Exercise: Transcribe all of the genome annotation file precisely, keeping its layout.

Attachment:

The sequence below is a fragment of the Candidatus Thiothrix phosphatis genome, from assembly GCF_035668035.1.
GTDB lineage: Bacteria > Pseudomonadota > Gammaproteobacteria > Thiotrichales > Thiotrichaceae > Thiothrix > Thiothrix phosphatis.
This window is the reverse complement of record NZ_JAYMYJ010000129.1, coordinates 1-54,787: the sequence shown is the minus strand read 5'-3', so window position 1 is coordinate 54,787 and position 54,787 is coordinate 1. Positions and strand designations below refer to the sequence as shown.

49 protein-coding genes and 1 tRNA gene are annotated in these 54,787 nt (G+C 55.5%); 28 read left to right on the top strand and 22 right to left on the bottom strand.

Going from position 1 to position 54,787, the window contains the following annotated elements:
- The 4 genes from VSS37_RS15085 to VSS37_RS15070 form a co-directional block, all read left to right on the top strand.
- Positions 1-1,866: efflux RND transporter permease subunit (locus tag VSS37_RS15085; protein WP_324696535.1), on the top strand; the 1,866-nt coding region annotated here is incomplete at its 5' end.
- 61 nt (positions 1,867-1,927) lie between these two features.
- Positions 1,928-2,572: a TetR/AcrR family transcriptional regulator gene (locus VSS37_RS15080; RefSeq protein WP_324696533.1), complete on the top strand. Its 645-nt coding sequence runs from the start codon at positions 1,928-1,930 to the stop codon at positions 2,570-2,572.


The sequence below is a fragment of the Candidatus Thiothrix phosphatis genome, from assembly GCF_035668035.1.
GTDB lineage: Bacteria > Pseudomonadota > Gammaproteobacteria > Thiotrichales > Thiotrichaceae > Thiothrix > Thiothrix phosphatis.
This window is the reverse complement of record NZ_JAYMYJ010000129.1, coordinates 1-54,787: the sequence shown is the minus strand read 5'-3', so window position 1 is coordinate 54,787 and position 54,787 is coordinate 1. Positions and strand designations below refer to the sequence as shown.

49 protein-coding genes and 1 tRNA gene are annotated in these 54,787 nt (G+C 55.5%); 28 read left to right on the top strand and 22 right to left on the bottom strand.

Going from position 1 to position 54,787, the window contains the following annotated elements:
- The 4 genes from VSS37_RS15085 to VSS37_RS15070 form a co-directional block, all read left to right on the top strand.
- Positions 1-1,866: efflux RND transporter permease subunit (locus tag VSS37_RS15085; protein WP_324696535.1), on the top strand; the 1,866-nt coding region annotated here is incomplete at its 5' end.
- 61 nt (positions 1,867-1,927) lie between these two features.
- Positions 1,928-2,572: a TetR/AcrR family transcriptional regulator gene (locus VSS37_RS15080; RefSeq protein WP_324696533.1), complete on the top strand. Its 645-nt coding sequence runs from the start codon at positions 1,928-1,930 to the stop codon at positions 2,570-2,572.